Chronic Illness (Pain) - Migraines and PD 4

  • Quote from The Principle Doctrines & The Inscription

    "Pain does not last continuously in the flesh, but the acutest pain is there for a very short time, and even that which just exceeds the pleasure in the flesh does not continue for many days at once. But chronic illnesses permit a predominance of pleasure over pain in the flesh." - PD 4

    "The extremes pains cannot last long: either they quickly take life and are themselves also taken away with it, or they acuteness is diminished." - Epicurean Maxims, Fr. 107 Diogenes O. Epicurean Inscription

    The meaning of this Principle Doctrine is clear enough yet some might struggle to reconcile the end of the first sentence, in that debilitating diseases can very often cause pain to someone for years. Furthermore, I'd imagine that finding such clear examples of this to be rare, especially considering the small number of Epicureans or hedonists out there to share this outlook.

    However, in my case, something that I've certainly brought up before elsewhere such as the podcast or on these forums, are the chronic migraines I deal with, and have dealt with for almost as long as I can remember. Calling them a disease may be a stretch to some extent and over the years I've been appointed to a few personal physicians and discussed with various peoples who have a medical background - to no avail on "curing" them beyond extreme solutions.

    They have been, since my early teenage years, become manageable due to my increased understanding surrounding them and through keeping a few pill bottles of migraine relief on hand. It wasn't until around I was late 17 to early 18 that I became more "hedonist-centric", understanding the benefits of pleasure that so greatly complimented my atheism and materialism. In turn my attitude towards these often sudden, extremely painful moments had shifted significantly.

    No longer did I worry or fear over them to such an extent that I avoided my one known trigger like the plague, and no longer had I thought of it as something that would ruin or put whatever activity I was enjoying in peril. They became a brief lapse of pain between my pleasures, something to be driven out and overcome, the bodily equivalent of casting ones inner demons out one could say.

    This mindset has not changed upon becoming Epicurean, and this personal example has resonated this specific Principle Doctrine within me the moment I first read them online, and would be further reinforced when I would later purchase physical books filled with Epicurus' writings (Penguin Classics Ed.) and a small personal booklet containing the Doctrines.

    So to conclude: I would finalize my point that, even if my situation is unique to myself, and that the migraines and pain are still present, this quote by Epicurus is absolutely true and sometimes it could take a love of life and pleasure to truly "feel" that.

    “If the joys found in nature are crimes, then man’s pleasure and happiness is to be criminal.”

  • This idea of chronic pain and illness is definitely key to us understanding why pleasure is the end.

    Recently I was very ill. Though it was very brief it reminded me that I take for granted the pleasures I’m accustomed to. I lost my sense of taste and smell, fortunately it’s back at about 80%, nowhere near perfect. But for some it can be permanent.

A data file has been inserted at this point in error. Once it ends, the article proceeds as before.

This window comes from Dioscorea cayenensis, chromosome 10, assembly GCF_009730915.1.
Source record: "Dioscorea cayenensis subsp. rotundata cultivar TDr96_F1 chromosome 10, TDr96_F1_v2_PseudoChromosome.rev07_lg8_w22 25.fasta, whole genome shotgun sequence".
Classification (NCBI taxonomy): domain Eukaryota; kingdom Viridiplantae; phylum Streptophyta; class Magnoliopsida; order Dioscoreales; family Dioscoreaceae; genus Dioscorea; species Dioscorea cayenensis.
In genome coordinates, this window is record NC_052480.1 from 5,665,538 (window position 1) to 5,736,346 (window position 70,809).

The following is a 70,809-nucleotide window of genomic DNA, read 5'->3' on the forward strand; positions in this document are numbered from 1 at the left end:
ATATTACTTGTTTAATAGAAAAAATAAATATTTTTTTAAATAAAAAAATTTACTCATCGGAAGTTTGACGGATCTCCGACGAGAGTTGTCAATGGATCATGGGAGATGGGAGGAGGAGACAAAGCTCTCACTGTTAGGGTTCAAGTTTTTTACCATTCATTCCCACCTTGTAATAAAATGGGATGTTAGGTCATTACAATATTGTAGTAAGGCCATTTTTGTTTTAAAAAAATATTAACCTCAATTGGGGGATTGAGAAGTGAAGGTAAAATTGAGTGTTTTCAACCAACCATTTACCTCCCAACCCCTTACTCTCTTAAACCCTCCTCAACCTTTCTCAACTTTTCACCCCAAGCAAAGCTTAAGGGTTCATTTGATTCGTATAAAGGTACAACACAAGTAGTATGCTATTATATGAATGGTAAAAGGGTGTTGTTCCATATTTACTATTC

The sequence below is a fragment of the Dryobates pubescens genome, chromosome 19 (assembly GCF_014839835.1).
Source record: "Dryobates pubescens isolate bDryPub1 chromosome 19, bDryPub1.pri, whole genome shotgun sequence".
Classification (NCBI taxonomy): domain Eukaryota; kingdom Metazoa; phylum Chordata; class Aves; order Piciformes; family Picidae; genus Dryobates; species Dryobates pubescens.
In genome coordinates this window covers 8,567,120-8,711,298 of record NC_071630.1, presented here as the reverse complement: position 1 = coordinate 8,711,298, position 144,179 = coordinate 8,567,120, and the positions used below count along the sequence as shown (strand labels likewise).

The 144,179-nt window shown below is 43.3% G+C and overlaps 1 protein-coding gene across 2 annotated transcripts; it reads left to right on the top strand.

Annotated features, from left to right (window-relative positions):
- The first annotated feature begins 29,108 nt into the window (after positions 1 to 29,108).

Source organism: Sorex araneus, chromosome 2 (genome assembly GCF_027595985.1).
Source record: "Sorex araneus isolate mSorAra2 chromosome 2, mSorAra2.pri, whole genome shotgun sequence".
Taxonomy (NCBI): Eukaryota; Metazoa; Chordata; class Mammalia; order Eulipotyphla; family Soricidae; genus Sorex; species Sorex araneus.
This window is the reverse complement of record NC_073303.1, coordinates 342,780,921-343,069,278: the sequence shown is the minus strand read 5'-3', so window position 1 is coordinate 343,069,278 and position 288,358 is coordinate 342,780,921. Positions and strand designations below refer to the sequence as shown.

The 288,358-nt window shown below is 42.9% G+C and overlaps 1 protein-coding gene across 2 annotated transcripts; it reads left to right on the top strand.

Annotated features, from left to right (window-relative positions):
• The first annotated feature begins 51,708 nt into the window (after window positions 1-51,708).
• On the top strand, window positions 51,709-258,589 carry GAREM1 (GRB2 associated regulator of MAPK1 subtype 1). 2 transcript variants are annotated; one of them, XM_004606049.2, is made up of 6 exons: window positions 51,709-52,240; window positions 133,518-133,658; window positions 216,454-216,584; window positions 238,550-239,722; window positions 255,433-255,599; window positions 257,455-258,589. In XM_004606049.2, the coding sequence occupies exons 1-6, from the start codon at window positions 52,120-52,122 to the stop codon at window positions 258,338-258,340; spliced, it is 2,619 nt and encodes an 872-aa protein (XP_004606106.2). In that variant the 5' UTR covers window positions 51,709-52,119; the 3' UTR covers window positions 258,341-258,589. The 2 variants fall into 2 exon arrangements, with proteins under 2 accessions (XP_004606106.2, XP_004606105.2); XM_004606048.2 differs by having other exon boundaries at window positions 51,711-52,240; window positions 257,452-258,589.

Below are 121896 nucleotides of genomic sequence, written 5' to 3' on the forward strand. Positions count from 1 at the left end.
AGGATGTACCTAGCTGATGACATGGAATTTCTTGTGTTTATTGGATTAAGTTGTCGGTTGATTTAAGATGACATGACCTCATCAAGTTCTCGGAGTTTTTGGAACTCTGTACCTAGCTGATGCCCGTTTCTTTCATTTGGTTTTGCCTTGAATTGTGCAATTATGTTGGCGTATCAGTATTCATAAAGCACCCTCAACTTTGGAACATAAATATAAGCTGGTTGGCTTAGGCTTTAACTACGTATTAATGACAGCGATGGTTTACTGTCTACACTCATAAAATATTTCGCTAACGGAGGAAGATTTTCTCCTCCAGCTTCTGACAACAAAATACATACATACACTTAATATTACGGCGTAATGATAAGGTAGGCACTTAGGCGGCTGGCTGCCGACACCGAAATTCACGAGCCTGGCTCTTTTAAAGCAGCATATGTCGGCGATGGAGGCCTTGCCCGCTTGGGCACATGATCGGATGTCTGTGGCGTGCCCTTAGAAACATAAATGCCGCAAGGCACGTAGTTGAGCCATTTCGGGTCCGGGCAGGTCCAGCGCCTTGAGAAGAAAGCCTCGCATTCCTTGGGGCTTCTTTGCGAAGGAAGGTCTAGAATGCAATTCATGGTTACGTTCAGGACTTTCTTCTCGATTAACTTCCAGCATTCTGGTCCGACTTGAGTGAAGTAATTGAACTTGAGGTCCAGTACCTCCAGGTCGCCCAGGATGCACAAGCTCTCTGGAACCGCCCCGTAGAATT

During the time I was “away” from Epicurean living, I still was often reminded of its truth. But I think my recent illness and the time I spent meditating on the nature of things and how I desired to “feel” normal exceeded any metaphysical ideal or philosophy.

    Having an illness may make a person no longer take for granted that pleasure is critical to a healthy mind and body. Kind of an Epicurean revelation or epiphany!

    A few years ago, I had a ridiculous accident where I destroyed my knee and also severed a nerve in my leg, giving me a permanent limp, like an Epicurean Epictetus. Lol

    I needed multiple surgeries, nerve grafts and finally a tendon transfer. All these things were very depressing and painful. I suppose I could’ve been swayed to become a Stoic had I met that philosophy first. Coincidentally during that time I discovered EP and the EP group on FB. I think that the things that I absorbed during that time from conversations and reading epicurean materials absolutely got me through that difficult time.

  • I reported to the ER one time with visual lights/patterns, transient aphasia, confusion, headache, vomiting—and was diagnosed with complex migraine with aura. Lucky me, I thought I was having a stroke!

    It was miserable. I wouldn't say chronic, but I have had them intermittently over the years. My experience tracks with what Charles said. As soon as I understood what was going on (a phenomenon called spreading cortical depression), I began to handle them much better. The physical pain was the same but the suffering was considerably lessened. Now I know what's going to happen before it happens, and I can take measures to mitigate it. It becomes much easier to protect my abiding pleasure in this way.

  • I used to get very serious dizzy spells when I was a little kid, I don’t know if it was an inner ear thing or what, but it seems to have subsided when I turned 12 or so and I used to get some serious headaches but fortunately now they seem to be manageable just with ibuprofen.

    But even though we experience pain, we can still have plenty of pleasure!